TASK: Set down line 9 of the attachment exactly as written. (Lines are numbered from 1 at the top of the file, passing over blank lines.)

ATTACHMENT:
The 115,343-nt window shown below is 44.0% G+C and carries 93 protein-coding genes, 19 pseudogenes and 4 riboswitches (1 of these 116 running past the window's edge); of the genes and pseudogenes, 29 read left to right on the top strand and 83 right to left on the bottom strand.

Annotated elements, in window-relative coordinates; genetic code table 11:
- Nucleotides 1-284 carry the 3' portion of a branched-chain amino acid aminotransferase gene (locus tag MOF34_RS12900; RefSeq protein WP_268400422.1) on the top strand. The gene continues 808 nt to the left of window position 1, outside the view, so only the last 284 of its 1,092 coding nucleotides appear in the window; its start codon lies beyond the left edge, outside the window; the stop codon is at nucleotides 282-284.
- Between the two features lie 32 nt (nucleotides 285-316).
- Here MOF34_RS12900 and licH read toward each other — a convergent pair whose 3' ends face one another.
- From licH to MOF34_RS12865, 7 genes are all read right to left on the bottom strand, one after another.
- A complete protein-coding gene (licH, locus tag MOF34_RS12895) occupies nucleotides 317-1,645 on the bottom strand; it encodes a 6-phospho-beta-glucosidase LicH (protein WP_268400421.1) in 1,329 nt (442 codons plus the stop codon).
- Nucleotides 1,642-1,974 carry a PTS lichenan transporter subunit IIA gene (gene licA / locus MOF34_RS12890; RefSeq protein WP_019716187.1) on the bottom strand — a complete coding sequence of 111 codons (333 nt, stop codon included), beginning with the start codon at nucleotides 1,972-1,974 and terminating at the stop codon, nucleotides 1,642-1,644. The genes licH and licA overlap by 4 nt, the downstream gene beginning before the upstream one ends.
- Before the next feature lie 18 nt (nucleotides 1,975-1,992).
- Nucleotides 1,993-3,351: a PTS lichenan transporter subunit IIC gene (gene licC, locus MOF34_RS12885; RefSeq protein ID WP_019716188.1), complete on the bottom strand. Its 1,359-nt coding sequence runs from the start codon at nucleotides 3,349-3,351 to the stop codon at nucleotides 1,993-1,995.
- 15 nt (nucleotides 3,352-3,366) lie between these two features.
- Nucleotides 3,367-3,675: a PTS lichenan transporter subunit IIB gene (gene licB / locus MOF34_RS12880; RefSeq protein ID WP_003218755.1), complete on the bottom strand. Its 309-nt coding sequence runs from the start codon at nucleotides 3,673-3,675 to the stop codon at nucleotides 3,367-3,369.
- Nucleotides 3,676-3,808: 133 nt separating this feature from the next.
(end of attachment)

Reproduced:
- Before the next feature lie 18 nt (nucleotides 1,975-1,992).